The more the Bainimarama regime colonizes the Fijian state with soldiers (however smart it may be as a tactical move given his objectives), the more likely that divisions will emerge in the ranks over the proper military role and adherence to corporate standards of conduct. It is one thing to be an arbitrator or mediator military in a praetorian civil-military relations context that intervenes in politics when civilian governments prove too inept or corrupt to govern (as has been the case in Fiji since independence in 1970). It is another thing for the military to try to rule as an institution over the long-term, especially when kleptocratic tendencies are encouraged by the use of military sinecures as sources of patronage. The downside of the latter is great on several levels.

Needless to say there is much more to the Fijian transitional picture, if that is in fact what we are observing. The praetorian nature of Fijian society, evident in zero-sum approaches to politics and economics that results in an impossible game of mutual vetos between contending interest groups divided by ethnicity and class, has continually “pulled” the military into intervening (in 1987, 2000 and 2006). The incompetence of civilian elected governments, the nepotistic and opaque ways in which business is conducted, and the general malaise of civilian institutions accentuate the military urge to put things right. Having failed in its arbitrator role, it now seems that Bainimarama and his colleagues want to perpetuate military rule, even if under civilian guise after 2014, so as to continue the process of national transformation in order to eventually “put things right.”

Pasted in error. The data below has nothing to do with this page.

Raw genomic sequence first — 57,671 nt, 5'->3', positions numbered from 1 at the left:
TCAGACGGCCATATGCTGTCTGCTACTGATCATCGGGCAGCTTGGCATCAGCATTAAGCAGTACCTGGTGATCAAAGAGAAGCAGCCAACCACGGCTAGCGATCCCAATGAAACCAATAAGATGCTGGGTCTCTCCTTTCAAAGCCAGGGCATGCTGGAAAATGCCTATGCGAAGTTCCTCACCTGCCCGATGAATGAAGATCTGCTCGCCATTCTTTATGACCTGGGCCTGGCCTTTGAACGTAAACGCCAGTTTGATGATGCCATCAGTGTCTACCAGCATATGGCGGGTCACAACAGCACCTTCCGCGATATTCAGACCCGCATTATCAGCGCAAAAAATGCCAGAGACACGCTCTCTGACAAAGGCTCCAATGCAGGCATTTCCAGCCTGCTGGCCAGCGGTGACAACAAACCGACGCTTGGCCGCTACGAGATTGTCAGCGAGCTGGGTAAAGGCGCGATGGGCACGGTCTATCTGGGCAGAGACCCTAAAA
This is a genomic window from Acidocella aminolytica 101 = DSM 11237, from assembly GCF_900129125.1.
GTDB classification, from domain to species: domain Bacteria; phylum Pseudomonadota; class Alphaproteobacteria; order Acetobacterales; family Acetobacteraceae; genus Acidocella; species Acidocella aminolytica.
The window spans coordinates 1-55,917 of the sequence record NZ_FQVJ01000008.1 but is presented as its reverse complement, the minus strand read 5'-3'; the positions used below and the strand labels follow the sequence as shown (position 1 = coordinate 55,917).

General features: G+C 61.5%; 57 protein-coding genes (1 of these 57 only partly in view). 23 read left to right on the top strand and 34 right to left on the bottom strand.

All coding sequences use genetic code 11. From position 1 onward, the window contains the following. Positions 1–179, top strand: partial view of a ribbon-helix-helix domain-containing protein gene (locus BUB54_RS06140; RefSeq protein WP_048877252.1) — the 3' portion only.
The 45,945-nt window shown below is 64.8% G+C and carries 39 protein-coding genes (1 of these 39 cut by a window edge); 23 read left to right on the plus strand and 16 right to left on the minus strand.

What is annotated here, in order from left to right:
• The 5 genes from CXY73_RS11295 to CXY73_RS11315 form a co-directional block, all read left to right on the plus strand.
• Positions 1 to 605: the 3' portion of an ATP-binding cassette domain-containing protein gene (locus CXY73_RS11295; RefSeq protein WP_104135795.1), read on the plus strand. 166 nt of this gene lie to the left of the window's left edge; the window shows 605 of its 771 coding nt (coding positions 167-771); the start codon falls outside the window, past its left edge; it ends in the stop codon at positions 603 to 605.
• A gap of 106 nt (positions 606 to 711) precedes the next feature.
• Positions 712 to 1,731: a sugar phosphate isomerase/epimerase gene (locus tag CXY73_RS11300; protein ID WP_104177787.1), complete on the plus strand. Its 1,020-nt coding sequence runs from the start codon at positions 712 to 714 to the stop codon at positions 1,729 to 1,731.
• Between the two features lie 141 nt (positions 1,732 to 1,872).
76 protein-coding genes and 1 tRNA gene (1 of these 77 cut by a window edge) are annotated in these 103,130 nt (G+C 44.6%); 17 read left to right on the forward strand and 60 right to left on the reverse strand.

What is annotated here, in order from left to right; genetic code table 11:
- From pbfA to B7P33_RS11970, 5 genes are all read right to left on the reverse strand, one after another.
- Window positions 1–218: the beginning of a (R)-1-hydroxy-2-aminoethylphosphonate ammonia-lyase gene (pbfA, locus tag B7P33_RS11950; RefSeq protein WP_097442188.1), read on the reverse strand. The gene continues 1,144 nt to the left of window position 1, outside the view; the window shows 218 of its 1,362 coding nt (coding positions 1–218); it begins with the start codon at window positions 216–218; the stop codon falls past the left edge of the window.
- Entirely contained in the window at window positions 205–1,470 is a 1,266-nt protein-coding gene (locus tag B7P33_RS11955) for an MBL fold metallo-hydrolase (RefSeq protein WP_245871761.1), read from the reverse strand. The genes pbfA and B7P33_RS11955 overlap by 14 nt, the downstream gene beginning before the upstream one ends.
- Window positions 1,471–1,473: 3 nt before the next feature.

All of this is set against the backdrop of Fiji re-orienting its “Looking North” foreign policy from West to East in response to the sanctions imposed by its traditional allies and partners (Fiji has been suspended from the Pacific Island Forum, seen the suspension of financial aid from the EU and Asian Development Bank and downgraded its diplomatic ties with Australia and New Zealand as a result of their criticism of the coup and its aftermath). The Commodore has emphasized the need for a “re-balancing” of Fiji’s foreign relations, and to that end has encouraged closer trade, investment and/or military ties with Asian nations (particularly China) and the Middle East. Although these new ties have not brought Fiji out of its economic doldrums as of yet (net growth has been negligible for the last five years even though tourism is at all-time highs in terms of visitors and contribution to GDP), they do allow the Bainimarama regime some room for maneuver as it works to reconcile the constitutional reform and election timetables with its long-term objectives.

All of which is to say, if I were a bettor or a futures forecaster, I would hedge against uncertainty and assume that the 2014 elections will be delayed, manipulated or even canceled. As for the longer-term future–that ultimately will be for the Fijian military to decide.

7 Responses to “Bainimarama channels Pinochet.”

  1. Tiger Mountain on December 13th, 2011 at 20:53

    Can you judge people by the company they keep? regarding “Voreqe”, quite likely.